Who is Betty Meltzer?
August 29, 2013
Hundreds of drivers pass a sign on El Camino Real everyday that reads, “Betty Meltzer Memorial Highway;” it is reasonable to assume that many wonder who this woman is and what she has done to deserve a highway in her name. Meltzer was a local environmental hero, dedicated to the betterment of Menlo Park and Palo Alto, most notably through her cofounding of the “Dream of a Thousand Trees” project, which provided for the planting of trees in the medians along the highway.
Meltzer was a Palo Alto resident growing up, attended Palo Alto high school, and eventually earned her master’s degree in education at Stanford University in 1961. She then, in 1987, graduated in the first class of the “Leadership Palo Alto” program designed to train both citizens and government people on how to contribute to local civic betterment.
Meltzer engulfed herself in environmental efforts; she was a member of the Palo Alto Garden Club and she served on the board of the former Peninsula Conservation Center Foundation (PCCF), now Acterra. Meltzer was also a key player in the establishment of the Business Environmental Network—an organization that gave awards to environmentally outstanding businesses.
Meltzer, however, is best known for cofounding the “Dream of a Thousand Trees” project, which ensured the planting of hundreds of new trees along the 4.3 mile stretch of El Camino Real that runs through Palo Alto. Aside from finding the funds to do this, Meltzer also had to work with the Department of Transportation to relax its regulations on the planting of trees in road medians. She was steadfast in her determination to beautify the city of Palo Alto.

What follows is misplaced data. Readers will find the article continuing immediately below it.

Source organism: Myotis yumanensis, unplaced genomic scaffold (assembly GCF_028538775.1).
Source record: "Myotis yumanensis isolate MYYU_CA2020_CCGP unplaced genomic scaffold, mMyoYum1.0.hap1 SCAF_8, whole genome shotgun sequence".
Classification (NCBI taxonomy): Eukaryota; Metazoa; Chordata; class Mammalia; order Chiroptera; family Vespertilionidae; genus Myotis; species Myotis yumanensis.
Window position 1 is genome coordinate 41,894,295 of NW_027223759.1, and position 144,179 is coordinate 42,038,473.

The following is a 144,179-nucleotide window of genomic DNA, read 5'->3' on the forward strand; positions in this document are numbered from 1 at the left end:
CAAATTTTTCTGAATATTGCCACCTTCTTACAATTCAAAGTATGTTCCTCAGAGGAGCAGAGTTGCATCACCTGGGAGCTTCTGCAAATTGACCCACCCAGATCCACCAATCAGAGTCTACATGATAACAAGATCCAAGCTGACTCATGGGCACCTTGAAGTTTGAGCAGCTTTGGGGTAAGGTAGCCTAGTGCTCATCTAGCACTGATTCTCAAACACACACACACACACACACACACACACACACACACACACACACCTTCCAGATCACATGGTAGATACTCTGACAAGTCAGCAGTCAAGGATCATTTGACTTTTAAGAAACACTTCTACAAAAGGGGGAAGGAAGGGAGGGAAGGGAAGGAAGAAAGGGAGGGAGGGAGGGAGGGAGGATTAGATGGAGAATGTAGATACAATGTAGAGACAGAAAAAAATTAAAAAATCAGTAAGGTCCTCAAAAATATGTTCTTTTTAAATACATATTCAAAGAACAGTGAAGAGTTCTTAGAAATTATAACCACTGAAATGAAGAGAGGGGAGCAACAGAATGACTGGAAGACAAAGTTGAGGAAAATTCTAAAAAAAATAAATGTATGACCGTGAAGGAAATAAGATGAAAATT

Meltzer died at age 69 on September 29, 2008, after battling cancer for six years. In honor of her tireless efforts in environmentally enhancing the city of Palo Alto, most notably turning a barren El Camino Real into a lush tree-lined boulevard, Senate Concurrent Resolution No. 30 designates the portion of the highway between Page Mill Road and San Francisquito Creek as Betty Meltzer Memorial Highway.
Next time you drive down this portion of El Camino Real, notice the foliage planted in the medians alongside that road, mind the dedication of this segment of the highway, and remember: much of that can be attributed to the efforts of Betty Meltzer.